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Erik Kain

Erik writes about video games at Forbes and politics at Mother Jones. He's the contributor of The League though he hasn't written much here lately. He can be found occasionally composing 140 character cultural analysis on Twitter.

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4 Responses

  1. Avatar Trumwill
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    says:

    There seems to be an (unavoidable) impetus on people that fall on one side or the other to not only agree with them politically, but culturally as well. For liberals it’s often not enough to believe in universal healthcare, access to abortion, and so on… but to oppose those that don’t not only in the political realm but also the personal. There is a sense that, even if one believes that abortion should be legal, one is obligated to fight against the stigma against it lest one give quarter to the enemy. Likewise, even if a conservative believes that less government is better and that welfare is bad policy, one must express a real disdain for those that take advantage of the opportunities given to them lest one suggest that the benefits are deserved or required.

    I find the number of people that I can comfortably discuss politics or culture with, left or right, to be relatively few.Report

    • Avatar E.D. Kain in reply to Trumwill
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      says:

      I find the number of people that I can comfortably discuss politics or culture with, left or right, to be relatively few.

      Ditto that. And thus – blogging. Nevertheless, it’s hard to beat sitting around drinking beers and talking politics.

      Good points about all-or-nothing, by the way. That’s something you find in politics, religion, etc. I wrote a while ago about “progressive traditionalism” trying to wend out some of those ideas.Report

    • Avatar Jaybird in reply to Trumwill
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      says:

      I find the number of people that I can comfortably discuss politics or culture with, left or right, to be relatively few.

      Really?

      I find that I can pretty much talk to anybody. I’ve argued against people at Focus on the Family, I’ve argued against people in a Unitarian Church basement. The only time (the *ONLY* time) I’ve run into trouble is when the other person has assumed that I am not merely wrong, but evil.

      And neither side has a monopoly on that particular assumption.Report

  2. Avatar greginak
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    says:

    I certainly see that our political labels act as a gross short hand for many embedded values that are often left unspoken. But more then just liberal or conservative, I think moderate or bi-partisan are used in a similar fashion. Independent has great American sounding ring. Of course in the Twitter age it is difficult to ask people to expand and unpack their thoughts and biases.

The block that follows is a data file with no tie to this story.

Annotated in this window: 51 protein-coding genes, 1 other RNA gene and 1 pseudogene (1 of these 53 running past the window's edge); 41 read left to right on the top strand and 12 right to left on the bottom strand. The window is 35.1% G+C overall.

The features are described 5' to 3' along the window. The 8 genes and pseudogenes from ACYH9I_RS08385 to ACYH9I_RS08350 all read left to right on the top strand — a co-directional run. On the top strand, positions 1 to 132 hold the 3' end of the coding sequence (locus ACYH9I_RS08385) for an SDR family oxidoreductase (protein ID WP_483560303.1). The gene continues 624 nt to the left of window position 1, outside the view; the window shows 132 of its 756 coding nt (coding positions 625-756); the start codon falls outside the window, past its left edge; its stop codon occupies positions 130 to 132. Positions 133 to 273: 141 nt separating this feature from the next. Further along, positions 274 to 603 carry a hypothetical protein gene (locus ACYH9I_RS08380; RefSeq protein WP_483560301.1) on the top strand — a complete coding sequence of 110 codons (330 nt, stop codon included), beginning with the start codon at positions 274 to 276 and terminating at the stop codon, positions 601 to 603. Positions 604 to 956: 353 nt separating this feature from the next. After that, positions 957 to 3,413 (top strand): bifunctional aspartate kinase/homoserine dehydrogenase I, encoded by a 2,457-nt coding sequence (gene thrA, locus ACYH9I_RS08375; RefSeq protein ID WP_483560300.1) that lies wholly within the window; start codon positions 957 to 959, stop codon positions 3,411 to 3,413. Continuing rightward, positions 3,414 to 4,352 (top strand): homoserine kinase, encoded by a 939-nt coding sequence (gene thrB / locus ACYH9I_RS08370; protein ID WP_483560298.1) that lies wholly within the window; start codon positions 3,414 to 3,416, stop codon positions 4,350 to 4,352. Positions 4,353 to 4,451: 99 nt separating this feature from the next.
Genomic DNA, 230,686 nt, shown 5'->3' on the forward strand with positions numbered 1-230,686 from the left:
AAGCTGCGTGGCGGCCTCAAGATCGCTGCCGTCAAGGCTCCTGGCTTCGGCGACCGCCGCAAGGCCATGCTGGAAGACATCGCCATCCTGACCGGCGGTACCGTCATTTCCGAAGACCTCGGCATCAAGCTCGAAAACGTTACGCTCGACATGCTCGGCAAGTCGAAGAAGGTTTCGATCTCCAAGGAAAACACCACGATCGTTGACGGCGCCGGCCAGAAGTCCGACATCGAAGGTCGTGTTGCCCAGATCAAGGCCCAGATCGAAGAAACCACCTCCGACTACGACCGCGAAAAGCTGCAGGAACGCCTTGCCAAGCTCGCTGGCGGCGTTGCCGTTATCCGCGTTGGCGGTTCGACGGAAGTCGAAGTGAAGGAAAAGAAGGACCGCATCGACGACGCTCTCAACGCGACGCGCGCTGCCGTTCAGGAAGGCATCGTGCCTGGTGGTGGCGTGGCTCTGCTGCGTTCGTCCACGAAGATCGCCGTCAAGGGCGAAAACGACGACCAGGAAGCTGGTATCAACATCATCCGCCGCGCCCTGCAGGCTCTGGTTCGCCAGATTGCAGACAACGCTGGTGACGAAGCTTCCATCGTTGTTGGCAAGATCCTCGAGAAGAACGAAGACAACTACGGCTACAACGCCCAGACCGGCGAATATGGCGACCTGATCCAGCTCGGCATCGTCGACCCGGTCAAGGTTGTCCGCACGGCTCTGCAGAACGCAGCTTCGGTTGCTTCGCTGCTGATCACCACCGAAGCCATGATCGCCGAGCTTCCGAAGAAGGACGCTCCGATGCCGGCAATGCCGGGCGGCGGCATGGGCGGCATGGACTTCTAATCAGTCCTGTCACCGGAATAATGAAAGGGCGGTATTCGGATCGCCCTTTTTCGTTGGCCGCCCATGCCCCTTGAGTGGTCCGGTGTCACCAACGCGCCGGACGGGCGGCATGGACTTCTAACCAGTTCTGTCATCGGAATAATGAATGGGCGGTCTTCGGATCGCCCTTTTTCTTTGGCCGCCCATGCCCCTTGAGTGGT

It does seem like Americans have a drive towards absolutism in many things. We have been a country of people looking for their own personal Utopia’s.

    In terms of liberals wanting to remove various stigma’s against things like abortion or women working outside the home, I think that is true. The rationale is that for people to be free to take an action, there should not be a oppressive society trying to restrict them. So if a woman is legally free to work outside the home, but society at large suggests she is a bad person for doing that, she is not really free. Her options will be limited in the work world, she will not be taught it is possible so she may not even see work as an option, there won’t be role models or mentors and doors for training will be closed. There was quite a bit this up until the 60’s. How many colleges and grad school programs freely admitted women unless they were far better then men or had numerous other advantages.

    While I think there is a lot to that argument I easily see how conservatives struggle with that and how to change societal morays is a conundrum. Nor is it the place of gov to do that. The use of the term “sex worker” is an example of liberal types trying to remove a stigma over certain kinds of work. While I can see that may be reasonable for an adult who freely chooses to work as a porn star, for the most part that term is an Orwellian euphemism for teen prostitutes and druggy strippers. I never shied away from the work prostitute or hooker or whatever when I was working with teen runaways.Report

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